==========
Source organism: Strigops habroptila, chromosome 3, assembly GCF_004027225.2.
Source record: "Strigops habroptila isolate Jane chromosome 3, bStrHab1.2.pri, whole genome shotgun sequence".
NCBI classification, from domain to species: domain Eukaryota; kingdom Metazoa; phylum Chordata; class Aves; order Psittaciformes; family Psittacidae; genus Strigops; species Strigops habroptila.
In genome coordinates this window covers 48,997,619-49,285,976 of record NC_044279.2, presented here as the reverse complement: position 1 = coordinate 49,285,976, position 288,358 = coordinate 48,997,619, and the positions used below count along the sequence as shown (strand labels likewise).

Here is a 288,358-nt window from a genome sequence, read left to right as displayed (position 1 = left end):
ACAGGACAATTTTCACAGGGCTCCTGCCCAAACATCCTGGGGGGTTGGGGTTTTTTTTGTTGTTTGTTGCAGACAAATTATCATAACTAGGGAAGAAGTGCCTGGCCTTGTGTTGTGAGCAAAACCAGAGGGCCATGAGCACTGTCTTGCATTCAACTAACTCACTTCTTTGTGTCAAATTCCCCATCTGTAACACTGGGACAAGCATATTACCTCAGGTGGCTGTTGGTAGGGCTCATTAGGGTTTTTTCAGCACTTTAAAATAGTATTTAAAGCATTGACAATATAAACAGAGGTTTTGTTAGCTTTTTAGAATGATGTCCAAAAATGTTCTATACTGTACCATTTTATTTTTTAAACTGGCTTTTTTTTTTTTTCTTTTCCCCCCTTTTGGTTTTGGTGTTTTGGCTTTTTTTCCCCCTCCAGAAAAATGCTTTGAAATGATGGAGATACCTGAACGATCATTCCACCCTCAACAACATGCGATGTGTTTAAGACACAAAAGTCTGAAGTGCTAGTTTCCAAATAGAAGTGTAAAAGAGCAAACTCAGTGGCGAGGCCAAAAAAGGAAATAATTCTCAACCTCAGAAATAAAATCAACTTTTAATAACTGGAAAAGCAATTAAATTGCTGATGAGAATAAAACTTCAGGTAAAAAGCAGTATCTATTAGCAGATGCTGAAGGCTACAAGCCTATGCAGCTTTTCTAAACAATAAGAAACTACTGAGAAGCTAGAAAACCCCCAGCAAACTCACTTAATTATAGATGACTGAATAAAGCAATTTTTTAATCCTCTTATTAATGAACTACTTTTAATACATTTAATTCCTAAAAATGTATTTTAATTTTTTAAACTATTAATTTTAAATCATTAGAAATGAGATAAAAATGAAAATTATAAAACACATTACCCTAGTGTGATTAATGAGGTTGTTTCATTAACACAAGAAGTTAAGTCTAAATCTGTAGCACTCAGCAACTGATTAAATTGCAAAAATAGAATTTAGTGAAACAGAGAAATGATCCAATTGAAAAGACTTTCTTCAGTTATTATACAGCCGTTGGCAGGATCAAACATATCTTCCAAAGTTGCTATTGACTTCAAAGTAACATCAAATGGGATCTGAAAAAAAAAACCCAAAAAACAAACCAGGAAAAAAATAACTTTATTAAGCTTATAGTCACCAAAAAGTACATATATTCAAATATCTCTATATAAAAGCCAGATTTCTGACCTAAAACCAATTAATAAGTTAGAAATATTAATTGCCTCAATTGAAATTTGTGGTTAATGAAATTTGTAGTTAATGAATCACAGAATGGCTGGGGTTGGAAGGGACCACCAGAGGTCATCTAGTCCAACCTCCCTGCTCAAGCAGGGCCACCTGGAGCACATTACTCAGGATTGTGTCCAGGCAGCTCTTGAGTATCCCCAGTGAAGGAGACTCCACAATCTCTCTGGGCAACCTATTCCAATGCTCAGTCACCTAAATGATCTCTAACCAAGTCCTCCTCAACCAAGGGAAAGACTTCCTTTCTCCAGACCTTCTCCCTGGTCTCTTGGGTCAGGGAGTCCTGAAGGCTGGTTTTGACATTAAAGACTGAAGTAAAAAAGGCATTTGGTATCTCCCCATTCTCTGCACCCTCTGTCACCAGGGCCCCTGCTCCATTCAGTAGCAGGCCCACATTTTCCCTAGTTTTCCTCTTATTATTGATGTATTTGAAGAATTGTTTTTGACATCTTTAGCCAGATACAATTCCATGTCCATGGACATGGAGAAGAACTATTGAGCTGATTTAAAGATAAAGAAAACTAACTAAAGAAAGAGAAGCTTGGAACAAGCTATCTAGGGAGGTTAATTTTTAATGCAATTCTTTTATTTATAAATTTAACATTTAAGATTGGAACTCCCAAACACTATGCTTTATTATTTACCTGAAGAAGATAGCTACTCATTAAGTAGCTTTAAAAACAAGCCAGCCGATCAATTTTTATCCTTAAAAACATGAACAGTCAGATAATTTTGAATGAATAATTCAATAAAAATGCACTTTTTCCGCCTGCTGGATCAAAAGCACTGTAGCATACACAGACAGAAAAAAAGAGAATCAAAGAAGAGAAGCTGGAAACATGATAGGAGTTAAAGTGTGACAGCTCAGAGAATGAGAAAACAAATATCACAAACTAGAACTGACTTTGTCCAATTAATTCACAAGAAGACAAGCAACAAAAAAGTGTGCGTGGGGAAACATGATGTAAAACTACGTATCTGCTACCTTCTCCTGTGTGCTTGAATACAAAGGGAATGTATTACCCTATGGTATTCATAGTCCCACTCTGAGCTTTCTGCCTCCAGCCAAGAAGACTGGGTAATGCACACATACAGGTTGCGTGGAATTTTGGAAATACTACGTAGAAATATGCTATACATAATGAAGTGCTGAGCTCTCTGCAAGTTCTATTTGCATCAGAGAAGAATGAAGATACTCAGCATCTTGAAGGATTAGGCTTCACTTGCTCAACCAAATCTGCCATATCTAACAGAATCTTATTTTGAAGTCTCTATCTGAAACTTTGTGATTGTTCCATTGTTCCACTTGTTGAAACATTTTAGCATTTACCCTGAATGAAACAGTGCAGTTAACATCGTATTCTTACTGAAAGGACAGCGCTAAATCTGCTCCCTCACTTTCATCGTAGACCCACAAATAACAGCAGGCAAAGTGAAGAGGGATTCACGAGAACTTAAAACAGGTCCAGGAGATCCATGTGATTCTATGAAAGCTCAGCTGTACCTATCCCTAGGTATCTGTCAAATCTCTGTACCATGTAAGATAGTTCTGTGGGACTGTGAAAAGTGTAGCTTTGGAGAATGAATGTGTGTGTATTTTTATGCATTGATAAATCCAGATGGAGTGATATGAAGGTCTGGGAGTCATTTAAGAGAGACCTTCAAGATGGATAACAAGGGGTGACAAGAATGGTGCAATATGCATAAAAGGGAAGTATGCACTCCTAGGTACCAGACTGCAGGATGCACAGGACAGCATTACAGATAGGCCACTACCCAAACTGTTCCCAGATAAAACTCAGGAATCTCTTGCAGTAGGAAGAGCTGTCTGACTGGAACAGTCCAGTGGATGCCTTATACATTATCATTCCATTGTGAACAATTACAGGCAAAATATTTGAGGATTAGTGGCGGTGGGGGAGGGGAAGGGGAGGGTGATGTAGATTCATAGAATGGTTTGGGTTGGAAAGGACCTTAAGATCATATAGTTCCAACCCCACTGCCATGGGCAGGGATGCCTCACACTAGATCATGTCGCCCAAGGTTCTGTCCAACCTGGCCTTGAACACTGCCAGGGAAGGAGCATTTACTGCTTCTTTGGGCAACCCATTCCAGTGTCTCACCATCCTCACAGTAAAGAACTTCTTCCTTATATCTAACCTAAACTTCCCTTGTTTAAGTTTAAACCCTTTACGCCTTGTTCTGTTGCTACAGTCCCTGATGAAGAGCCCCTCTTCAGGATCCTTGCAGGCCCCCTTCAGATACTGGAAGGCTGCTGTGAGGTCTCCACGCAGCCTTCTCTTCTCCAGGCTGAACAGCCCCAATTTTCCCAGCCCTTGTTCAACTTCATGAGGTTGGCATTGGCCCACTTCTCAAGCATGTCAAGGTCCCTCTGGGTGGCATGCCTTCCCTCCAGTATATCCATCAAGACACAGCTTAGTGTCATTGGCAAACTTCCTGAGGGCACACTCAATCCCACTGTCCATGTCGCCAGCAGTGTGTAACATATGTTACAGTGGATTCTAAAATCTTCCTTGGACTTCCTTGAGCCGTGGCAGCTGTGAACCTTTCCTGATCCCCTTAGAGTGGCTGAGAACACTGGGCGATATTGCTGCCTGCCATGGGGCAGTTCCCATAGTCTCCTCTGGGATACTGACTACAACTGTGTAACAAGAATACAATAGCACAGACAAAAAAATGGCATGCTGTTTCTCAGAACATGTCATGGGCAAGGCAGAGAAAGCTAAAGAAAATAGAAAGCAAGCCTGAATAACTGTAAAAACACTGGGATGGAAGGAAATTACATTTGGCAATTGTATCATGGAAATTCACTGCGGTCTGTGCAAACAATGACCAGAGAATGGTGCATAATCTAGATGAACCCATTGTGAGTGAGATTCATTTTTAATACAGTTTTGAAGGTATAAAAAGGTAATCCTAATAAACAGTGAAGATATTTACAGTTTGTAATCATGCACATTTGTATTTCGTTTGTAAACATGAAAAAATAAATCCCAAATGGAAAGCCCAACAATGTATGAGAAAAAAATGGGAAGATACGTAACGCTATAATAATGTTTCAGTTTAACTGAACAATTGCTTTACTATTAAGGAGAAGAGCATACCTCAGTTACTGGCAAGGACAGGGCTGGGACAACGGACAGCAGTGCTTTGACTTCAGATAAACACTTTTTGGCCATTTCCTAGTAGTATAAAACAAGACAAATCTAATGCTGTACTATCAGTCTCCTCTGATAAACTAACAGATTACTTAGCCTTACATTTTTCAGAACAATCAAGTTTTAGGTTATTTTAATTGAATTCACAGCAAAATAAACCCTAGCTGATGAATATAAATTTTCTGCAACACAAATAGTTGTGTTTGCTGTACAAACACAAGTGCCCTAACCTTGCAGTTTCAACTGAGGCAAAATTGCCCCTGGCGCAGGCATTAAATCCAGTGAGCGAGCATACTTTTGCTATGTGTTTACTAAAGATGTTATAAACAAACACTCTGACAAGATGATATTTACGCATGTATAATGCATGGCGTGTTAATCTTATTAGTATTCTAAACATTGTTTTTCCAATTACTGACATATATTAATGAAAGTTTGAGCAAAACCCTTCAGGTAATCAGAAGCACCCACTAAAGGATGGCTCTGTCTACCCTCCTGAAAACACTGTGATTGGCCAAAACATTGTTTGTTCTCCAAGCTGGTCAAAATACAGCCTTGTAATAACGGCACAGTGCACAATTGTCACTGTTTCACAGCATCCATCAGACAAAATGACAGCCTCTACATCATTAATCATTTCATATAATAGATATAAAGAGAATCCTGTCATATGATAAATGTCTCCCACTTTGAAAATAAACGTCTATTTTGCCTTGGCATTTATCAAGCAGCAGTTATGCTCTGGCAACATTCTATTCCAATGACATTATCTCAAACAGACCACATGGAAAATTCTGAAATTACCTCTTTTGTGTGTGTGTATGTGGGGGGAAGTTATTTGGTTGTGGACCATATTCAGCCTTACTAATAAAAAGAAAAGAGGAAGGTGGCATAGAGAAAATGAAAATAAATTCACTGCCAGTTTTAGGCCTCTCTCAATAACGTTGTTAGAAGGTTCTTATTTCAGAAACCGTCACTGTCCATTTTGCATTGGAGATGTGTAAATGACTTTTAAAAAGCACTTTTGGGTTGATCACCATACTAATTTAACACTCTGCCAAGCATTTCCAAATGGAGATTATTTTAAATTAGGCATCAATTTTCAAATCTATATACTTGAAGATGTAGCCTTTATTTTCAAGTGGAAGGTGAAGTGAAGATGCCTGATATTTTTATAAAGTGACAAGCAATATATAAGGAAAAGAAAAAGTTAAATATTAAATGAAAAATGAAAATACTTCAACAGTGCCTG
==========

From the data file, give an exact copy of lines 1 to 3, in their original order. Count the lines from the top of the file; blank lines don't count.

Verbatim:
Source organism: Strigops habroptila, chromosome 3, assembly GCF_004027225.2.
Source record: "Strigops habroptila isolate Jane chromosome 3, bStrHab1.2.pri, whole genome shotgun sequence".
NCBI classification, from domain to species: domain Eukaryota; kingdom Metazoa; phylum Chordata; class Aves; order Psittaciformes; family Psittacidae; genus Strigops; species Strigops habroptila.